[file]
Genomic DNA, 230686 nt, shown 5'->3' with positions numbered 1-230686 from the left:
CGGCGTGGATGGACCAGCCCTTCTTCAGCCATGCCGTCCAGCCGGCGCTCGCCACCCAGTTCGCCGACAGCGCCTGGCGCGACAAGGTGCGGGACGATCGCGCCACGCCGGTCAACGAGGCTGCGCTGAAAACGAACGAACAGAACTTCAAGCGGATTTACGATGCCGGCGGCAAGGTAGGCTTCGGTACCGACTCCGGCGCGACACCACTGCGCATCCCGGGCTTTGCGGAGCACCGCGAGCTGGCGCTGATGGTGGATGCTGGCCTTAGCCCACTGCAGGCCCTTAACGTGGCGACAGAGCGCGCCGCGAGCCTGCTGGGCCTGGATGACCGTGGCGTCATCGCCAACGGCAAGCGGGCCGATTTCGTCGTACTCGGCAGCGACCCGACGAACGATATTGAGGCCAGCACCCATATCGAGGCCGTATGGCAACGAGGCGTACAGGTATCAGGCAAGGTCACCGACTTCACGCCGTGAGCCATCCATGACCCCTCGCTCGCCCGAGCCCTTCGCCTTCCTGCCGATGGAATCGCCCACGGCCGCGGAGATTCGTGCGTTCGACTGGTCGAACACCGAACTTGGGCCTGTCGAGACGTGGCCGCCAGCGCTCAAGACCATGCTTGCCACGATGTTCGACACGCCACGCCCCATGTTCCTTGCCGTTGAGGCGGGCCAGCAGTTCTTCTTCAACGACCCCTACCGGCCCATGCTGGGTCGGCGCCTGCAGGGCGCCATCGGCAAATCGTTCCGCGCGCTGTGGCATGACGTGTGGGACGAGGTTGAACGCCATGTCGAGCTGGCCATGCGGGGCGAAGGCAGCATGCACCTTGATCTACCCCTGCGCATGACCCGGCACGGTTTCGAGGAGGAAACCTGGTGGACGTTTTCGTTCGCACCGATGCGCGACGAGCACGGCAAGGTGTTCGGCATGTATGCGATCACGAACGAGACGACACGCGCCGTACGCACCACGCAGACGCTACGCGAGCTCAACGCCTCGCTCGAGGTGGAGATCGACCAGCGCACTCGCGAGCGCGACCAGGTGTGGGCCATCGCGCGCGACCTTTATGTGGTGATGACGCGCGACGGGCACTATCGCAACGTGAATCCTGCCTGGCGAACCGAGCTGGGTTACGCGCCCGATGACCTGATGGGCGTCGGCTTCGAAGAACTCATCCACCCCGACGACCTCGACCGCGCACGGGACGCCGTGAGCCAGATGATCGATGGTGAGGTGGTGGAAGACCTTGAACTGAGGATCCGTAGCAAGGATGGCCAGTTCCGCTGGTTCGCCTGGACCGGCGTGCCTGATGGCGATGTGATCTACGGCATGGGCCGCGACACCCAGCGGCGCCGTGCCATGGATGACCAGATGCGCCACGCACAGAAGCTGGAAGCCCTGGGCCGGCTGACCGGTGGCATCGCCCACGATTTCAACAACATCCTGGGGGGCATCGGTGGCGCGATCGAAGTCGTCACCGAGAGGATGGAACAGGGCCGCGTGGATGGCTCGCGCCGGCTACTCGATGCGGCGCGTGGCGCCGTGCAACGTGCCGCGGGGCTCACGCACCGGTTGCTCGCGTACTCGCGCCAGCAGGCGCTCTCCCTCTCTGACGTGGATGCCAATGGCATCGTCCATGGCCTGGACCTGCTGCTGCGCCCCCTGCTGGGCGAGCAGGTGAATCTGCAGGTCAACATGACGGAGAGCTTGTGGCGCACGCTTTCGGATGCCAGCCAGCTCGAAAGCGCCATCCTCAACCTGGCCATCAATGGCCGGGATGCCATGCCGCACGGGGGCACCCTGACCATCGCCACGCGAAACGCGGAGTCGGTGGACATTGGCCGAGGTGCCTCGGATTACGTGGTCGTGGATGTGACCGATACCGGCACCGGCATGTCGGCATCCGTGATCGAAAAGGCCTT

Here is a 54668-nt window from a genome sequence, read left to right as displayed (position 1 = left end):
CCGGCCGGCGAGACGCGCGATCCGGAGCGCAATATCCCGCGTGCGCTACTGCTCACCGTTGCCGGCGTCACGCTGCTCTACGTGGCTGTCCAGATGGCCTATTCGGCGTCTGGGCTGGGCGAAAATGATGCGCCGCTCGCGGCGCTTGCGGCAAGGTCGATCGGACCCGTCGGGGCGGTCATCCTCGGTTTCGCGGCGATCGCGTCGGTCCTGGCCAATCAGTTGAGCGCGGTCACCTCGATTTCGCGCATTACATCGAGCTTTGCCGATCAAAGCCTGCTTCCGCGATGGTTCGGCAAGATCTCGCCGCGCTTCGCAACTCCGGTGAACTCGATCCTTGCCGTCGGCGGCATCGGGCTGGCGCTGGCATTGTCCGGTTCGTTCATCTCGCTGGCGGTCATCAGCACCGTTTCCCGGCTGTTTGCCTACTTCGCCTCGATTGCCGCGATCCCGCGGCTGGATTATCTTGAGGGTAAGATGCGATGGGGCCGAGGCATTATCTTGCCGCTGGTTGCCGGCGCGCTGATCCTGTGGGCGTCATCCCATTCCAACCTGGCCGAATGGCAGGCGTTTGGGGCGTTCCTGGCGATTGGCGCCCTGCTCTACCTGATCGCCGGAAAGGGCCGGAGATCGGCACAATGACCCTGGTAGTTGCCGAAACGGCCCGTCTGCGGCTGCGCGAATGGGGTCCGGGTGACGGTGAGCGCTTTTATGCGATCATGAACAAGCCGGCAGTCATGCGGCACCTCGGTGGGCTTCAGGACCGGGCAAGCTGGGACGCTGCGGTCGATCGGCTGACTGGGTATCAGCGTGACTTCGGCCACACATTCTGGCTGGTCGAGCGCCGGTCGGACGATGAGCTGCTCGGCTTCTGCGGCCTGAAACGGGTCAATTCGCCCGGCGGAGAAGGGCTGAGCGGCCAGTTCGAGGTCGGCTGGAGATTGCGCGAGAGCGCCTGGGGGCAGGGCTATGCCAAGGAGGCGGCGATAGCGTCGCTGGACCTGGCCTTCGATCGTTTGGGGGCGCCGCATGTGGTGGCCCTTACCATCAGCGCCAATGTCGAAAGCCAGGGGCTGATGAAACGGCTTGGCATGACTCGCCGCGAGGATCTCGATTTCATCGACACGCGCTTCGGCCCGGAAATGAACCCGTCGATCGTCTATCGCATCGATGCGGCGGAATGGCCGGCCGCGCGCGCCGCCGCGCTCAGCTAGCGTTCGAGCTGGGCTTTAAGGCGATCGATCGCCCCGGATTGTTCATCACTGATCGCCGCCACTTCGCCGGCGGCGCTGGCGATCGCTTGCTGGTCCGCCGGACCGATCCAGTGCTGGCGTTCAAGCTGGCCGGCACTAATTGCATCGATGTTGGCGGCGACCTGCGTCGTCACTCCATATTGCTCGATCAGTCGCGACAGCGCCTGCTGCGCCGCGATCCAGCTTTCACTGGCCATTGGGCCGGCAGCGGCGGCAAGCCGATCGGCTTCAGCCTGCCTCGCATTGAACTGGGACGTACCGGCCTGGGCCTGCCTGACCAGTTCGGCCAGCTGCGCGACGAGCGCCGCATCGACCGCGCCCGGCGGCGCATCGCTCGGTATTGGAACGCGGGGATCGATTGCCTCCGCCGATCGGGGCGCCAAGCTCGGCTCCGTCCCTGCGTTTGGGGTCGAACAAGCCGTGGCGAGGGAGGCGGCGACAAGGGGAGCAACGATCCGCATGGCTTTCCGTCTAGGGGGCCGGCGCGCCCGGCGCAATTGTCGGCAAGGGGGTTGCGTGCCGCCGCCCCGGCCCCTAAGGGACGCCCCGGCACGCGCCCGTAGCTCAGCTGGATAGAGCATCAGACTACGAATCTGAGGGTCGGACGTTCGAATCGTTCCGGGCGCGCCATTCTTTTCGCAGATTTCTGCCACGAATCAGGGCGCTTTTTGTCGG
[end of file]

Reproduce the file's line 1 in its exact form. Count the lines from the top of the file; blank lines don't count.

Genomic DNA, 230686 nt, shown 5'->3' with positions numbered 1-230686 from the left: